Contrast to WiLife

WiLife is a frequently mentioned solution in the home IP video market. The starting price for a WiLife system is $229 [link no longer available] for a single indoor IP camera 'master system' as WiLife refers to it. Additional indoor cameras cost $199 each.

WiLife provides similar benefits to an analog CCTV system with 3 primary advantages:

  • WiLife does not require installing an encoder card inside of one's desktop PC.
  • WiLife can be remotely accessed with no changes to one's home networking configuration.
  • Instead of running coaxial cable throughout one's house, the cameras can be plugged into electrical outlets and the video transmission can run over the power lines.
However, WiLife requires the use and configuration of an on-site PC. If one is not available, this is an additional cost. Secondly, the PC needs to be on whenever you want the system to record. This would make it hard to use one's primary computer, especially if it was a laptop.

WiLife's hard cost will be at least $100 more for a similar setup (assuming an available PC) and time to configure the on-site system. However, for that extra investment, you can record higher quality video.

Contrast to D-Link

D-Link offers a broad IP camera line [link no longer available] with free video recording software. Camera pricing is similar to that of Wi-Life. Also, D-Links' recording software records a dedicated PC and configuration of the software on the PC. Unlike Wi-Life, D-Link's recording software also requires changes to one's home networking configuration for remote access.

Some of D-Link's key advantages including the breadth of their camera line-up and their support for third party systems is valuable for the professional market but unnecessary for most homeowners.

In Q3 2009, D-Link announced their MyDLink which will be a 'plug n play' IP camera. When this is available, it will provide a much simpler, lower cost offering for the home market.

Contrast to Yoics Webcam

Yoics is a service that makes it easy to remotely access computers or devices like webcams or IP cameras.

A webcam can be connected to a PC. The Yoics software can be loaded onto that PC and you can enable your webcam for remote viewing through Yoics service. Once enabled, you can logon from anywhere to watch your webcam through Yoics.

The total cost and complexity of this solution can be quite low. $30 for a webcam. 15 minutes to set up the Yoics service. No charge for accessing a single webcam through Yoics. 

Two significant downsides are that (1) no video recording and (2) limitations on where the cameras can be placed. Finally, of course, an on-site PC is needed.

Contrast to Plug n Play IP Cameras

A rapidly growing trend is IP cameras with built-in remote access software. As mentioned above, D-Link will soon be offering such a product. StarVedia OEMs these products to a number of large Western CCTV manufacturers. Yoics technology is embedded into Lorex's cameras. I have no doubt that the number of providers offering these services will expand significantly in the next year.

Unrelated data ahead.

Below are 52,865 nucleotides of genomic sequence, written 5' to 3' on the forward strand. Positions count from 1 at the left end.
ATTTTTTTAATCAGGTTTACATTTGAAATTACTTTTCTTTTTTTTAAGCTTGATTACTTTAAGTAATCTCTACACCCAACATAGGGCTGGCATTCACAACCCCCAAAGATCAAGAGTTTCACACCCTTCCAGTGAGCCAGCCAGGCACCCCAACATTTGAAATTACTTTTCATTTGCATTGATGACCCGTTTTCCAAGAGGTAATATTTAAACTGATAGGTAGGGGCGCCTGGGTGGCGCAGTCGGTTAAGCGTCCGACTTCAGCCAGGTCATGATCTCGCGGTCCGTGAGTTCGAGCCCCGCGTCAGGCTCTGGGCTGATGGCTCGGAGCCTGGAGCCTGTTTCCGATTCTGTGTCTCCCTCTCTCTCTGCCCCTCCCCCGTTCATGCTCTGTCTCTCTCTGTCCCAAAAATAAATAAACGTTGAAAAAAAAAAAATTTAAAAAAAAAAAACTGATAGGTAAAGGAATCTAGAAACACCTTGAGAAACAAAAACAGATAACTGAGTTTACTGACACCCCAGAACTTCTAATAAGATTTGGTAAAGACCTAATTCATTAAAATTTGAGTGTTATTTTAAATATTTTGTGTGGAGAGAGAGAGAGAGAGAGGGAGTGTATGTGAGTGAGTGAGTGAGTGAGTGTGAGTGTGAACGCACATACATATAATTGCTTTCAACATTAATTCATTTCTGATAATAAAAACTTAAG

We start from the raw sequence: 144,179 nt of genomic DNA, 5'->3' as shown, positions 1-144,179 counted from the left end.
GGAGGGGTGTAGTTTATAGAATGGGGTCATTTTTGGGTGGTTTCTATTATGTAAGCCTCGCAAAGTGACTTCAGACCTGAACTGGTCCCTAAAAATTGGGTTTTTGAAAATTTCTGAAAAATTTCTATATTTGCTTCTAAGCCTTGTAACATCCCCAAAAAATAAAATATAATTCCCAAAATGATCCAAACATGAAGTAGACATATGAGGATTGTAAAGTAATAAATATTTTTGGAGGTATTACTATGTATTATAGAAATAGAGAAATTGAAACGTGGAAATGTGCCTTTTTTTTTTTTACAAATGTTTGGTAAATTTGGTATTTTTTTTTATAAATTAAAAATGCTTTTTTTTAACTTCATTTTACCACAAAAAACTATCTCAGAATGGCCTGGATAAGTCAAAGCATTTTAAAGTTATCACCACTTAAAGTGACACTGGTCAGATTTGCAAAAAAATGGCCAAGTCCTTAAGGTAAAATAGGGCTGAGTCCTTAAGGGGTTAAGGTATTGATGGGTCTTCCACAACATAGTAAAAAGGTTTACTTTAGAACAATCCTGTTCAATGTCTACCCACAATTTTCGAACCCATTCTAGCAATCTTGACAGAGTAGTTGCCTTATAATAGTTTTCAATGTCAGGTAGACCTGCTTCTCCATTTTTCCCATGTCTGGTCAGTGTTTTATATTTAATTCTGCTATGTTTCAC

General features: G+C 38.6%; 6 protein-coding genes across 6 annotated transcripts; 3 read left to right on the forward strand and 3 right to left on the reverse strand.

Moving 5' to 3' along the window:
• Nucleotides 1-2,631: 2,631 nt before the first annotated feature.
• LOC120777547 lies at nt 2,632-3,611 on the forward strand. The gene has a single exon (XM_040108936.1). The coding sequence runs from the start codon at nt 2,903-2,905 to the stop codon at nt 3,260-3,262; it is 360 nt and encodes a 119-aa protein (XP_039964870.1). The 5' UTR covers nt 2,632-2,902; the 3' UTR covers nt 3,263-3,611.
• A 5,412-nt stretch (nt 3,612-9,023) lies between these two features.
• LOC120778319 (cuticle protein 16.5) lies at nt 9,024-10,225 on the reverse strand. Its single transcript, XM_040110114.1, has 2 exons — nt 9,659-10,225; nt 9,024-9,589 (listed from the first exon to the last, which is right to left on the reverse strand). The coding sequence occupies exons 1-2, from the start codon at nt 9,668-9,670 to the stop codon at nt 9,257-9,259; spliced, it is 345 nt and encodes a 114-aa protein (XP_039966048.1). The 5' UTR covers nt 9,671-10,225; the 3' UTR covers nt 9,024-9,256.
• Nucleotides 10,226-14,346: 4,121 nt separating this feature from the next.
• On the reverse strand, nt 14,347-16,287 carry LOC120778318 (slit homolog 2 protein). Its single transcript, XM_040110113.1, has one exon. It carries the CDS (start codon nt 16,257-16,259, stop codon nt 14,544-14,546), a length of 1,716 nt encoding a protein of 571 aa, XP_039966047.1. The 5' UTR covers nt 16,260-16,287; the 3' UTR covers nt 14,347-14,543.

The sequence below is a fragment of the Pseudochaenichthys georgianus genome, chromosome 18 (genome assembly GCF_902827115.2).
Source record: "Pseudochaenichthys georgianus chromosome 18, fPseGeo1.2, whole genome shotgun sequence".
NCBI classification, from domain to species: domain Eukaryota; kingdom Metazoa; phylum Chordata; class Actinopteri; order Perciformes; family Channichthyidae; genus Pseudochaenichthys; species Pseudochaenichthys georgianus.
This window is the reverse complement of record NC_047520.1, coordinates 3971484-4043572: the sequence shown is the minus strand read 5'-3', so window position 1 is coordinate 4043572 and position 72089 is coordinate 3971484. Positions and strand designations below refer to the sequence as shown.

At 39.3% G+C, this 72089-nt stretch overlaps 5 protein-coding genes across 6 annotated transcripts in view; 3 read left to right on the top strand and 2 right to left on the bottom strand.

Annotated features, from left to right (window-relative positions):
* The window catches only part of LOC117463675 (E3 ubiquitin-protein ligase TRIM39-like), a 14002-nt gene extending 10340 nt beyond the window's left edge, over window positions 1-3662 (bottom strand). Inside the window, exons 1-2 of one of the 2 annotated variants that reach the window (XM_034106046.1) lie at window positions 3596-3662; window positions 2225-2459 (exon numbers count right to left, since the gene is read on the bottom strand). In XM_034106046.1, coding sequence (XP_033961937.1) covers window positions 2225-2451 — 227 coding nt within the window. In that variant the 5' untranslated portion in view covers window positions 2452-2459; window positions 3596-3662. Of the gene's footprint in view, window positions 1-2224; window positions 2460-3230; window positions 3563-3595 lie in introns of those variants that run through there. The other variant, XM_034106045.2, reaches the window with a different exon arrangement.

These cameras do not require the use of an on-site PC. Also, many of them can provide fairly high quality video even in low light (through the use of an IR illuminators). They can be remotely accessed for free through web based services with no networking configuration.

These cameras start as low as $150 each for similar to better video quality as Vue. Additionally, some of these cameras provide wireless options (standards based WiFi).

Relative to Vue, the main drawbacks will be the need for cabling for power and the lack of recording (unless a separate additional service is set up).

Recommendations

The most important initial criteria is the importance and value placed on recording and alerting. If ongoing recording or alerting is worth an extra $500 to $1500, than a professional video surveillance system should be used rather than Vue.

If periodic checking in one's home is sufficient for your needs, then the choice should be between Vue, Yoics enabled web cams and plug and play IP cameras.

  • If you want 'cheap' and are ok with a very basic solution, consider a Yoics enabled webcam. The cost will be a fraction of Vue and you may be able to set this up with equipment at your house already (a webcam and a PC). You may want to try this first to see if this is sufficient for your needs.
  • If you want higher image quality and better low light performance and are willing to sacrifice or setup recording separately, try plug and play IP cameras. The price will be roughly the same.

At the end of 2009, Vue may be a good choice for those who want the simplicity of a turn-key package. However, plug n play IP cameras are going to improve in simplicity, number of providers, etc. As they mature, plug n play IP cameras may overtake Vue and become the de facto standard for home video surveillance.